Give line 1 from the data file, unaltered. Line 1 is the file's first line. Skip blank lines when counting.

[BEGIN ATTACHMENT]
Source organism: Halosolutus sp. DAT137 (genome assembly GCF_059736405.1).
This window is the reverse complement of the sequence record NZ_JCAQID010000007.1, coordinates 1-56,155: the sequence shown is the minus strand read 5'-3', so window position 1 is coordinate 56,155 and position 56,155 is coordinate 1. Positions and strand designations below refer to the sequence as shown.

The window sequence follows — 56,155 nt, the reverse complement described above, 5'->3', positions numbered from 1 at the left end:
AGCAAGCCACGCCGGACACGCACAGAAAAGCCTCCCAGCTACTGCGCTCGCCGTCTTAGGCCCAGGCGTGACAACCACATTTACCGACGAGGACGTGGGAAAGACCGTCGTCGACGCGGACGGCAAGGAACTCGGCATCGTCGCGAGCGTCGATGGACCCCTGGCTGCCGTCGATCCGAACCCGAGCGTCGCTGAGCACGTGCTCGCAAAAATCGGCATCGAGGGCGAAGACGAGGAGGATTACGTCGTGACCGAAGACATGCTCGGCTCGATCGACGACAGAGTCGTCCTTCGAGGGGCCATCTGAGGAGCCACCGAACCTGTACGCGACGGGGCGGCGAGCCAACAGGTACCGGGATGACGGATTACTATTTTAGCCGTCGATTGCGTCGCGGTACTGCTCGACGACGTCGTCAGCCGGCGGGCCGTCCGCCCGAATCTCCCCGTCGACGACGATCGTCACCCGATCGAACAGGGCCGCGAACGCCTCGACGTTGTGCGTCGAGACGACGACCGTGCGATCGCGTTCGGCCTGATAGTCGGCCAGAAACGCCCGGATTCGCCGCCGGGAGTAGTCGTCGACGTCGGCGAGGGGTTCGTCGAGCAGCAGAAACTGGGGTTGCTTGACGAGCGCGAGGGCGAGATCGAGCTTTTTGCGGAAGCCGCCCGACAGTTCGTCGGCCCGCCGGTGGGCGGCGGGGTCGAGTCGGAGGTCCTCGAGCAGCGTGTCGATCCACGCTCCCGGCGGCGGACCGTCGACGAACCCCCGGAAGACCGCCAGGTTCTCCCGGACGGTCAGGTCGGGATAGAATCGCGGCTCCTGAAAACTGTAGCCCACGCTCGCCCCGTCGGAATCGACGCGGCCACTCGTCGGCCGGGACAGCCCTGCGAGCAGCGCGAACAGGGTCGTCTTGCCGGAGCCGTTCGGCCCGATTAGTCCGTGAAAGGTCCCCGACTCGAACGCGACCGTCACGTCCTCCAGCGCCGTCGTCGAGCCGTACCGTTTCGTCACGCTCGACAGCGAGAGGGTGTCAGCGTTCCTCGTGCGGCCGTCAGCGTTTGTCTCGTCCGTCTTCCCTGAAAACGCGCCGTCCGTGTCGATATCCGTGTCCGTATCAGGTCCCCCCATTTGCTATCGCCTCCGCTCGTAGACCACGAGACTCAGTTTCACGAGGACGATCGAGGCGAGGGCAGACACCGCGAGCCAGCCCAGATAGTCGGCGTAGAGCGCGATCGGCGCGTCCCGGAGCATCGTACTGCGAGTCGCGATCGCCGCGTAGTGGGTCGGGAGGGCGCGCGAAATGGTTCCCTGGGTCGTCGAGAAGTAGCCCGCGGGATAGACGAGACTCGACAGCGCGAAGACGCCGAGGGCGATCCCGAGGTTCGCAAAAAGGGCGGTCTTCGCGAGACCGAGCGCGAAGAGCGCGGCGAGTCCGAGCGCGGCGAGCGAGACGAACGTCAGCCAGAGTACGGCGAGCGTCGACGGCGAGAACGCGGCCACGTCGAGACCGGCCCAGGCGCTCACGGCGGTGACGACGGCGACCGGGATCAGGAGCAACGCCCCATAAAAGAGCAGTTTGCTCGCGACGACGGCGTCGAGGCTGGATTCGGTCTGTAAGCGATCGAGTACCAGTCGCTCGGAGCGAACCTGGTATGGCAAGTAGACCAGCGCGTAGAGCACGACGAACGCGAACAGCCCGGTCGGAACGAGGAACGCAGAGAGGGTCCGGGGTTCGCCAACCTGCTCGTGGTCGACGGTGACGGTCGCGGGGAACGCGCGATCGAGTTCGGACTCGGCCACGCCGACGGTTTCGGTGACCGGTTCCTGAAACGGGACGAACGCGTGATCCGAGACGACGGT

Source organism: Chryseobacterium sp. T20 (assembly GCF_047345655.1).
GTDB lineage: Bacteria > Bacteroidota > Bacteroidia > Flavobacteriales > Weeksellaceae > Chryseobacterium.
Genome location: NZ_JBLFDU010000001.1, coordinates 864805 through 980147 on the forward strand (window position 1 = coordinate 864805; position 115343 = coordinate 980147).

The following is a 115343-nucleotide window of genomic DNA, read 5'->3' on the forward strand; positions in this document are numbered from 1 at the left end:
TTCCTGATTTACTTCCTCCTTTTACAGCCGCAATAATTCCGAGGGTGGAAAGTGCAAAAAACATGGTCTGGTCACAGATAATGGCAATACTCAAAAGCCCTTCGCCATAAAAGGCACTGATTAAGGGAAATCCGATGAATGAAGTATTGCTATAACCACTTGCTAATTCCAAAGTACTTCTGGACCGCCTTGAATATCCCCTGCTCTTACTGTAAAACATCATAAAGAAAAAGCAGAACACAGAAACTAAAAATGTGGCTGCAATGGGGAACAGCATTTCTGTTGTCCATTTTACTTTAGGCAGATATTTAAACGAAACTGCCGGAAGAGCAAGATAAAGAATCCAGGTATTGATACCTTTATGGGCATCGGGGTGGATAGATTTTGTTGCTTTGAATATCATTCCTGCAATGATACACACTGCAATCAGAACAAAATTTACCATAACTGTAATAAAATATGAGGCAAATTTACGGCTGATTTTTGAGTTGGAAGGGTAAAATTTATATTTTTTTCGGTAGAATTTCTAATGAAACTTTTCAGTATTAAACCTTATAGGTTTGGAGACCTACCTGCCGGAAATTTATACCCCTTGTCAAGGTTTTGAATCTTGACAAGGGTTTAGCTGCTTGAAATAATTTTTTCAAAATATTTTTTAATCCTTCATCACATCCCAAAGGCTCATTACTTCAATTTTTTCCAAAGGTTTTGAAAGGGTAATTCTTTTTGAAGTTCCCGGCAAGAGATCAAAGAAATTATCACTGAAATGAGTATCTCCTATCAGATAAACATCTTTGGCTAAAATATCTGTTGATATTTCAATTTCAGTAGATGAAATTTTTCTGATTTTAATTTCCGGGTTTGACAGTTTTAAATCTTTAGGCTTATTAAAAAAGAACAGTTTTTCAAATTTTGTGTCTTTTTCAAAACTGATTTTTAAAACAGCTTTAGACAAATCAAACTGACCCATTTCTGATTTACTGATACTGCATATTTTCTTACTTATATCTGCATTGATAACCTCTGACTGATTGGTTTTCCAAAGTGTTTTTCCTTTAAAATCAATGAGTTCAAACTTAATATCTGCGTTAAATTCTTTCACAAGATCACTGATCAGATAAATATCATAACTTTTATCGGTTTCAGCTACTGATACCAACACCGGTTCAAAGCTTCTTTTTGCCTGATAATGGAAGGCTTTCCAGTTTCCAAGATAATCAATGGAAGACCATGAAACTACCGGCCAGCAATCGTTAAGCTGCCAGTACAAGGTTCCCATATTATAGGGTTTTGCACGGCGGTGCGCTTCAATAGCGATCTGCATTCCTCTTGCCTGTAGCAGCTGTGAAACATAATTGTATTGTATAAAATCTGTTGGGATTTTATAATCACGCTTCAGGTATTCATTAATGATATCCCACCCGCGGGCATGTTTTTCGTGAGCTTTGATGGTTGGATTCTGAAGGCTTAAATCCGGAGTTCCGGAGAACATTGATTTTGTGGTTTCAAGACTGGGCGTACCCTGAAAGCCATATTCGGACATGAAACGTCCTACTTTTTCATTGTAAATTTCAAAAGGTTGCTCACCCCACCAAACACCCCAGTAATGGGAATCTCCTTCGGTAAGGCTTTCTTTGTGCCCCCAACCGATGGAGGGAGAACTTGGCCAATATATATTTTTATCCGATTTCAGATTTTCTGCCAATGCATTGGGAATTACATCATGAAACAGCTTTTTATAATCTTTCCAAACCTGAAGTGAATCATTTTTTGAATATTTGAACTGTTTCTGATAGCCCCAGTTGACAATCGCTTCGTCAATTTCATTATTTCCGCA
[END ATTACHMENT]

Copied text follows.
Source organism: Halosolutus sp. DAT137 (genome assembly GCF_059736405.1).